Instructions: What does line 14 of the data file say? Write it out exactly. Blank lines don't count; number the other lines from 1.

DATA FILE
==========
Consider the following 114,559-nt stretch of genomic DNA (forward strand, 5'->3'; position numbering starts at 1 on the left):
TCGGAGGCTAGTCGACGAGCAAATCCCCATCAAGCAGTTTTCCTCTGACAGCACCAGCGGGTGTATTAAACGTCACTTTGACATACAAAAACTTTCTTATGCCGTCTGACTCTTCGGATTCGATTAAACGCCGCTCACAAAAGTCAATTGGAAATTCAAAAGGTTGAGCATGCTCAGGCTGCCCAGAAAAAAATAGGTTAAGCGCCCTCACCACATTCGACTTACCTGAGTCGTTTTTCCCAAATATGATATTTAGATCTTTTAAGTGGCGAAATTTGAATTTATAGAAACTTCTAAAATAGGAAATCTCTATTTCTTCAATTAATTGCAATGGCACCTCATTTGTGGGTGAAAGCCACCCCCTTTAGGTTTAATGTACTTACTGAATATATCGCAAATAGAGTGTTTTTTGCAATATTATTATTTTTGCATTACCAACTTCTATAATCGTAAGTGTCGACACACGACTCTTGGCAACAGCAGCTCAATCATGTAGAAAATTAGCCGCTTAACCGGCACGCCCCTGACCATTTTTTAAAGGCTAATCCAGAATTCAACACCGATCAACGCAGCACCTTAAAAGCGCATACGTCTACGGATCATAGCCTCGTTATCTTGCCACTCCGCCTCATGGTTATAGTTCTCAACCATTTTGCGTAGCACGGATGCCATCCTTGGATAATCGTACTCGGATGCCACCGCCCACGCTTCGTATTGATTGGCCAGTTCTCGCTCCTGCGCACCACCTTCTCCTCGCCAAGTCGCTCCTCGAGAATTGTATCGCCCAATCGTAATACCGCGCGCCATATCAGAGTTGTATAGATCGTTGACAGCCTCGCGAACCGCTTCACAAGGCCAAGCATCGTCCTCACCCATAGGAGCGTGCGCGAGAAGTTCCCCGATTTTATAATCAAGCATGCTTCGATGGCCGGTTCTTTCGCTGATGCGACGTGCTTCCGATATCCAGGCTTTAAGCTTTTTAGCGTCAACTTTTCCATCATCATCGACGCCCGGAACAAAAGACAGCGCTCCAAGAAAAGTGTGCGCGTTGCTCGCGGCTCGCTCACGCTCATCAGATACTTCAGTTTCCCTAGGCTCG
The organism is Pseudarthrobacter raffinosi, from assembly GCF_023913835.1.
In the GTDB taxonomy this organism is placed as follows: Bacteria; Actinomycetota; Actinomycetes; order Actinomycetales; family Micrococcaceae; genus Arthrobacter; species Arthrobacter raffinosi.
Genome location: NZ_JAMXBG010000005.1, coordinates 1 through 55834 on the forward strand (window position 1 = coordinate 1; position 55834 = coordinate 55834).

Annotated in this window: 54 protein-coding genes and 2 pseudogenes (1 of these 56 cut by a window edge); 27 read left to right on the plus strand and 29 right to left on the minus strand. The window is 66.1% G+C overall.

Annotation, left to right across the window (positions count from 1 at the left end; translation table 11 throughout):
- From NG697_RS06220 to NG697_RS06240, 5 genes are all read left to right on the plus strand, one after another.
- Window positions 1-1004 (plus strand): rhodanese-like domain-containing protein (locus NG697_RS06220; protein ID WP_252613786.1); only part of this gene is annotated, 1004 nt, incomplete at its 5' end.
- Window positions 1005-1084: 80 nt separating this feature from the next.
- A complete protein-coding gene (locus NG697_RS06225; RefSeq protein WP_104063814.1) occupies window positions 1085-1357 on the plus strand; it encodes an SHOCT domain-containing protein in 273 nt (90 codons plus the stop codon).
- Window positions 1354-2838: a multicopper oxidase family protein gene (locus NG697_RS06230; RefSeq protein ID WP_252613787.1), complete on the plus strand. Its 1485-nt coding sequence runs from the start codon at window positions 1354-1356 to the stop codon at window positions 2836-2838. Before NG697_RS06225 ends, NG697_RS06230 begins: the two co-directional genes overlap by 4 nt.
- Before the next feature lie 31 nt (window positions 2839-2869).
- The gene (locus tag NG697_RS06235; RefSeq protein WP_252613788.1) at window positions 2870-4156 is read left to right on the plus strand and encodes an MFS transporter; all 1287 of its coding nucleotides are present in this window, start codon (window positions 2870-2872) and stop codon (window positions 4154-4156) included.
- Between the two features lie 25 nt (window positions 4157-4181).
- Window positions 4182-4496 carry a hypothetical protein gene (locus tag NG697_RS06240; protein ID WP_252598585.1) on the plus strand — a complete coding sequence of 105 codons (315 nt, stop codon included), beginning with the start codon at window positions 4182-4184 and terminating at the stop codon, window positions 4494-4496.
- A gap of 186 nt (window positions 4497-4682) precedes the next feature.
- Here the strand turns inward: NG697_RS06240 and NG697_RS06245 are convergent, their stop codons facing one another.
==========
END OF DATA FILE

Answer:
- The gene (locus tag NG697_RS06235; RefSeq protein WP_252613788.1) at window positions 2870-4156 is read left to right on the plus strand and encodes an MFS transporter; all 1287 of its coding nucleotides are present in this window, start codon (window positions 2870-2872) and stop codon (window positions 4154-4156) included.